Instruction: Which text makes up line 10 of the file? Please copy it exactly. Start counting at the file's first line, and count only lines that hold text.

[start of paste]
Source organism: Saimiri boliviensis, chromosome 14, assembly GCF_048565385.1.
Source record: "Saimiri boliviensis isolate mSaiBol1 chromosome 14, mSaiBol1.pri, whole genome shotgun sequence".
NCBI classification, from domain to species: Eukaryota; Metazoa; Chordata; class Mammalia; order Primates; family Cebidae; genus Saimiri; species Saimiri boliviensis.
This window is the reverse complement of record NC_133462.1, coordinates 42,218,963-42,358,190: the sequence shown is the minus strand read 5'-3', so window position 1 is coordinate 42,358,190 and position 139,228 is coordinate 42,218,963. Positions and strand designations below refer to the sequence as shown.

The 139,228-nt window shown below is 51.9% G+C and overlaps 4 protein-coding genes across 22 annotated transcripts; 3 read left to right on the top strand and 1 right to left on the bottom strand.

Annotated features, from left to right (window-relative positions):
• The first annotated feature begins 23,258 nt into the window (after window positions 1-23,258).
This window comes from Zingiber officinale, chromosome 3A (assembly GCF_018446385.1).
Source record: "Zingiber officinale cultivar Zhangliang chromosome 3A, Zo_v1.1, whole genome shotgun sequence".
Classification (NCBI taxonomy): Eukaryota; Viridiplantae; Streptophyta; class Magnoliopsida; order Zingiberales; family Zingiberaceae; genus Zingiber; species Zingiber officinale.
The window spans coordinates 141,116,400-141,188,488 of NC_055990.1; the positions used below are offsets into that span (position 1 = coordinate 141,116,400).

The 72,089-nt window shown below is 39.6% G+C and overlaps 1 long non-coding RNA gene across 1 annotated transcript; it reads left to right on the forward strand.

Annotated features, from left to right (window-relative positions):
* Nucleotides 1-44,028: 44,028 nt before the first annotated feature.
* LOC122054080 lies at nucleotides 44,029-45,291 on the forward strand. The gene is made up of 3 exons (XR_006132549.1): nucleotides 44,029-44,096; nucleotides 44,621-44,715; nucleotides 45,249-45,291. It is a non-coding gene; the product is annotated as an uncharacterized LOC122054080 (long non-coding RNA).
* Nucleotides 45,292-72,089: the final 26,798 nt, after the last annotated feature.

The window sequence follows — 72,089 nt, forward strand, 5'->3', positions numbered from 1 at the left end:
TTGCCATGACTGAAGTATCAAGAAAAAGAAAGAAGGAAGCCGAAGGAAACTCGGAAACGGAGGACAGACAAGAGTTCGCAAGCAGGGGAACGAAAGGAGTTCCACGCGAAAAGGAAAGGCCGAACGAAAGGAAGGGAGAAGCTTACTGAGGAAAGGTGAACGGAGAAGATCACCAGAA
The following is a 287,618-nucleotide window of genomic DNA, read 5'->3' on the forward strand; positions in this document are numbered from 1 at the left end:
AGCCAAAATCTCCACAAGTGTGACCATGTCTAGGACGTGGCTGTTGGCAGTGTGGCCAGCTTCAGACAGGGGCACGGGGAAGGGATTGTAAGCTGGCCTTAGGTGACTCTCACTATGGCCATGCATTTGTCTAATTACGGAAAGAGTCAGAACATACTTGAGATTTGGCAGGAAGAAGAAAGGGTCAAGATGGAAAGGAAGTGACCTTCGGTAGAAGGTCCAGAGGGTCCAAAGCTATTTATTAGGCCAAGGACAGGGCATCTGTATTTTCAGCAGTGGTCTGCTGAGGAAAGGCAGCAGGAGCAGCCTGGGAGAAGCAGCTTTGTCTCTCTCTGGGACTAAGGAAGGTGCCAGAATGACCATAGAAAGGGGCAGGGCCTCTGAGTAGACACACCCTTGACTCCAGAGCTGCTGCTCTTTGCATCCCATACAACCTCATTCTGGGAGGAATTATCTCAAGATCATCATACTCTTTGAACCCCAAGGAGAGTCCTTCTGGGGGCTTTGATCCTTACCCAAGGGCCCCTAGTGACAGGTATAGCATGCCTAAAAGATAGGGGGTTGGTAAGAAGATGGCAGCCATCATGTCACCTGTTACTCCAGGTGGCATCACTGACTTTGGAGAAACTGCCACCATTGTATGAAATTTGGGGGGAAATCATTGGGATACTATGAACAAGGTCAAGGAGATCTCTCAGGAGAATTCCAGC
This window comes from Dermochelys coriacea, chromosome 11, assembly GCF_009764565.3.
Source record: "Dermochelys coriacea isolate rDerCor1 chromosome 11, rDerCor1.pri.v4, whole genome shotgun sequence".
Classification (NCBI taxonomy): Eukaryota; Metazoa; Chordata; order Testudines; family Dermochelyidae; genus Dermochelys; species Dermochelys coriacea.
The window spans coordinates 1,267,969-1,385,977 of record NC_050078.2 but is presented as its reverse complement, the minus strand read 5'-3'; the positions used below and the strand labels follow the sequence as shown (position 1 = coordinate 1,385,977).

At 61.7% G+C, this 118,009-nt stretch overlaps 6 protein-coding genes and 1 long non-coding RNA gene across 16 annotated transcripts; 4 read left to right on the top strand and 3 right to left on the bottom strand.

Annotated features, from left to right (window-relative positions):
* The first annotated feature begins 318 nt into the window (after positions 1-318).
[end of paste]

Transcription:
Classification (NCBI taxonomy): Eukaryota; Viridiplantae; Streptophyta; class Magnoliopsida; order Zingiberales; family Zingiberaceae; genus Zingiber; species Zingiber officinale.